Why Are There Sister Companies?
A sister is usually a female person or female child who shares either one or both parents with another person. The word in Greek often refers to a female partner of a male person. Even though the word in many dictionaries normally refers to a female familial relationship, it can be used quite comfortably to refer to non familial relationships as well.
Usually the definition of a sister refers to one who has a female offspring, but that definition is rather vague. It could mean one who has a female sibling, a daughter, or even a son. A full sister in Greek language is usually referred to as a thirteenth degree relative of another daughter. The meaning behind this kind of terminology is not clear to most people. Most likely, the female offspring of a man are referred to as his daughters, and the male offspring are called his sons.
A sister may be of the same sex, of the same age, or of the same age with the parent. In a few instances, however, it has been found that a child who was adopted from foster care has developed a romantic attachment towards his birth parent, which is called a biographical sifting. The other common term for a sister in Greek language is panthas, which means ‘a girl or woman who is closely related to another female of the same sex’, and therefore refers to either a boy or a girl. In cases where the relationship between the child and a half sister has been established, the girl is referred to as panthos or oike, whereas the boy is panthos or oike.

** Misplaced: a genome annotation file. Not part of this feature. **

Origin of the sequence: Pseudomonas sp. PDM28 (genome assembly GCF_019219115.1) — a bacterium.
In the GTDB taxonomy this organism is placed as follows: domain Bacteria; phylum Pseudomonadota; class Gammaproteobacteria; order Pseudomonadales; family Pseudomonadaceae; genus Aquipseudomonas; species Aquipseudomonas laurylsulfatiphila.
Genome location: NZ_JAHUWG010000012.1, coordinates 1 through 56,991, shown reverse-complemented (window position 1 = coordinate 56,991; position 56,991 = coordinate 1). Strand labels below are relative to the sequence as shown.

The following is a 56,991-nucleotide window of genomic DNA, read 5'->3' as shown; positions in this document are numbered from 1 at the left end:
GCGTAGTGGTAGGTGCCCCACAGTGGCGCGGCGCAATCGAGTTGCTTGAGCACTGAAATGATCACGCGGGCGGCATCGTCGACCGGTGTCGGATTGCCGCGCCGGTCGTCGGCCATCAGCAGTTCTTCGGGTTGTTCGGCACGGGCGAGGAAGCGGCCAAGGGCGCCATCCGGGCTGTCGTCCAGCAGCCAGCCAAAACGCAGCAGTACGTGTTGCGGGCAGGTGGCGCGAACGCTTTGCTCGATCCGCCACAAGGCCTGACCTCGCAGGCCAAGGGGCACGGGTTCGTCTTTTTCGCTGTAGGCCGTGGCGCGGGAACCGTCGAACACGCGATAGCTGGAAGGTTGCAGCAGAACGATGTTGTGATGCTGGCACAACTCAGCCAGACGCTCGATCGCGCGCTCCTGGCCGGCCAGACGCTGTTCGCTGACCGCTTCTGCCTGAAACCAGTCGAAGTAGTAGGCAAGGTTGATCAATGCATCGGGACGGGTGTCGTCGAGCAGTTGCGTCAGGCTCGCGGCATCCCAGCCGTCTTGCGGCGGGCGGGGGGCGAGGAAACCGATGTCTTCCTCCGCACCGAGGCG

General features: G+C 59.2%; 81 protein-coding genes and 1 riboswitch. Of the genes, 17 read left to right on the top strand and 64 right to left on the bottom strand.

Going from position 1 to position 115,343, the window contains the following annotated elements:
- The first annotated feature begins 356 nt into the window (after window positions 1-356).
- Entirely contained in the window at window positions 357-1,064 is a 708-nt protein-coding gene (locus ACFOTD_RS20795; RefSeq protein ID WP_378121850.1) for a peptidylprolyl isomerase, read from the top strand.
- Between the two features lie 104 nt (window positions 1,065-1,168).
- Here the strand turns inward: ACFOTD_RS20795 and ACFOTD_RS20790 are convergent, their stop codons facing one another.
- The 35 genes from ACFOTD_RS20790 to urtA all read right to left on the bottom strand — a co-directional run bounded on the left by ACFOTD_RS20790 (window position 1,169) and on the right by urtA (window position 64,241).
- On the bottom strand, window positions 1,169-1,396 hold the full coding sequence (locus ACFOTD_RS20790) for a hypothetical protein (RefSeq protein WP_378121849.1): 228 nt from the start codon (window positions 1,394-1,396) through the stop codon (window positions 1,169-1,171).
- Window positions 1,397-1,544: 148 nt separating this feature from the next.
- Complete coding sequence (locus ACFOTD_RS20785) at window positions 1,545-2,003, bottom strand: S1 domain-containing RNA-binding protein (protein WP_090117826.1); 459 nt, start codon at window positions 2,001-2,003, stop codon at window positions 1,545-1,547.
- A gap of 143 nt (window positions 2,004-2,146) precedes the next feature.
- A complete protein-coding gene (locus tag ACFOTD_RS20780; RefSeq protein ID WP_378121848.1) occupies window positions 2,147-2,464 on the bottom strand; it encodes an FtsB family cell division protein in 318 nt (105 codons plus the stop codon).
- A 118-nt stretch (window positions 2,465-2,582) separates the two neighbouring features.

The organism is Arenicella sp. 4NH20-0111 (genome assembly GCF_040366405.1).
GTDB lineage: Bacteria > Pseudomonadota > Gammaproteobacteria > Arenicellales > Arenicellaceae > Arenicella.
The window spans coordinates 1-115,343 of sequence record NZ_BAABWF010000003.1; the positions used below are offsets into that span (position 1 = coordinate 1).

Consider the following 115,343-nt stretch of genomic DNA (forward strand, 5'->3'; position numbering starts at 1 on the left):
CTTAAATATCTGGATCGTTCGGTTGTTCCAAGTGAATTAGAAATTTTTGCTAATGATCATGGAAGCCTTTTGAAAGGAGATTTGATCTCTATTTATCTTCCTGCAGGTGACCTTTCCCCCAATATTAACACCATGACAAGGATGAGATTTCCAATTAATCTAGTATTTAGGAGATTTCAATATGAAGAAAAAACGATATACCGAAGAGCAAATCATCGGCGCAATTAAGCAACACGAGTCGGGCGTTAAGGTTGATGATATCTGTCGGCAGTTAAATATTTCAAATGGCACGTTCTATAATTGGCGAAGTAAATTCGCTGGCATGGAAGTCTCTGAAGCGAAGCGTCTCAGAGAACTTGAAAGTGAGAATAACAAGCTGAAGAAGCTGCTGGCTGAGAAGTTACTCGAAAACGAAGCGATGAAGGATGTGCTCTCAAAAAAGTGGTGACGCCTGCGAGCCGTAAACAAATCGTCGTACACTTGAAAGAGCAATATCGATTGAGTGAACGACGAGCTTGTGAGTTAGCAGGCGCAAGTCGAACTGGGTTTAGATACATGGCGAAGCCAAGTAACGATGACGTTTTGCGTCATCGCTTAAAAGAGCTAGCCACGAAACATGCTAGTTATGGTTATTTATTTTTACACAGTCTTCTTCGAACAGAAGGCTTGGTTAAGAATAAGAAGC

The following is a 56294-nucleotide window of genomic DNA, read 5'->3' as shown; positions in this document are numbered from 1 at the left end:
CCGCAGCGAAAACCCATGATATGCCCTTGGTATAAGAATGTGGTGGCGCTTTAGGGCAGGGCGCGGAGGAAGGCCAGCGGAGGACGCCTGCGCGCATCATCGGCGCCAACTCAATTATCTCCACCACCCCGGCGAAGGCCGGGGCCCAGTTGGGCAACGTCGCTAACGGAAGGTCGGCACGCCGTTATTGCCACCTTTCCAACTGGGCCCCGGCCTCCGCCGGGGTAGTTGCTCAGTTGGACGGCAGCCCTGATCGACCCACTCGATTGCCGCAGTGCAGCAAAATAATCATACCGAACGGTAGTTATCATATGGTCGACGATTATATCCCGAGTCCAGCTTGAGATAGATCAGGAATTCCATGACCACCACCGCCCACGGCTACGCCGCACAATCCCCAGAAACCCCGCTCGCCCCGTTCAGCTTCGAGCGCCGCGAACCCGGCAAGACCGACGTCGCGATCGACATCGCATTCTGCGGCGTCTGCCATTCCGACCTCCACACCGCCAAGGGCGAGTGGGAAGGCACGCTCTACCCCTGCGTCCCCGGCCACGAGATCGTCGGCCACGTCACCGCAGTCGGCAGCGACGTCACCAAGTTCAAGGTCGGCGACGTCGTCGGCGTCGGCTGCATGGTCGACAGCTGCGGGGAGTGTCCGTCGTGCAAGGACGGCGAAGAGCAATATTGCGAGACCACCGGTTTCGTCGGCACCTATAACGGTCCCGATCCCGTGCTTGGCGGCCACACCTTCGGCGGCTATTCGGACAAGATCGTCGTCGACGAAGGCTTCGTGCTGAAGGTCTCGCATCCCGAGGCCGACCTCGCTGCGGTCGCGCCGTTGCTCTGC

In Greek literature, there are a number of good examples of Greek sibary quotes regarding sister love quotes. One of the most famous ones comes from the play the Phantasmagoria, written by the second century Greek poet Homerides, in which the characters Orestes and Electra meet after the latter had lost her husband. They become friends, and in the process of reconciliation, Electra develops an unbreakable sexual relationship with her old boyfriend, risking everything she owns in order to satisfy him. It is this sexual tension that ultimately leads the lovers to finally consummate their relationship in a sacred ceremony known as copulation. In the chorus of the stanza, Homerides describes the act as being akin to that of those between birds and women, where the nature of the female is taken into account. He goes on to compare the act between Electra and her lover as that of the courtship between Aphrodite and the goddess Diana.
Other great Greek love quotes involving sisters can be found in the works of the seventeenth and eighteenth centuries, where artists such as Andrea Dworkin included many examples of romantic phrases for the ladies. The most famous, of course, comes from Dideray’s Letter to a Lacedance, where the Virgin Mary is described as looking like a perfect woman, as she waits for the coming of the Lord. In addition, the poet Antigone appears to channel her feelings for Odysseus when she states that she misses his kindness and protective nature. One of the most interesting cases of Greek sister quote comes from the Odyssey, written by the poet Homer. When the hero Odysseus returns home after spending three years in the city of Troy, he immediately starts to fall in love with a maid called Penelope.
However, there are some problems with the idea that Greek siblings love each other because they have spent time together. First of all, there is no proof that any of the relationships described above actually happened between actual sisters. Furthermore, there is evidence that the Greeks did not send greetings for long periods of time, as was the practice in ancient Egypt, nor did they send gifts as often as we do today. The best evidence for sister company is the numerous poems that include examples of Greek love poems, which almost always describe a relationship between two women.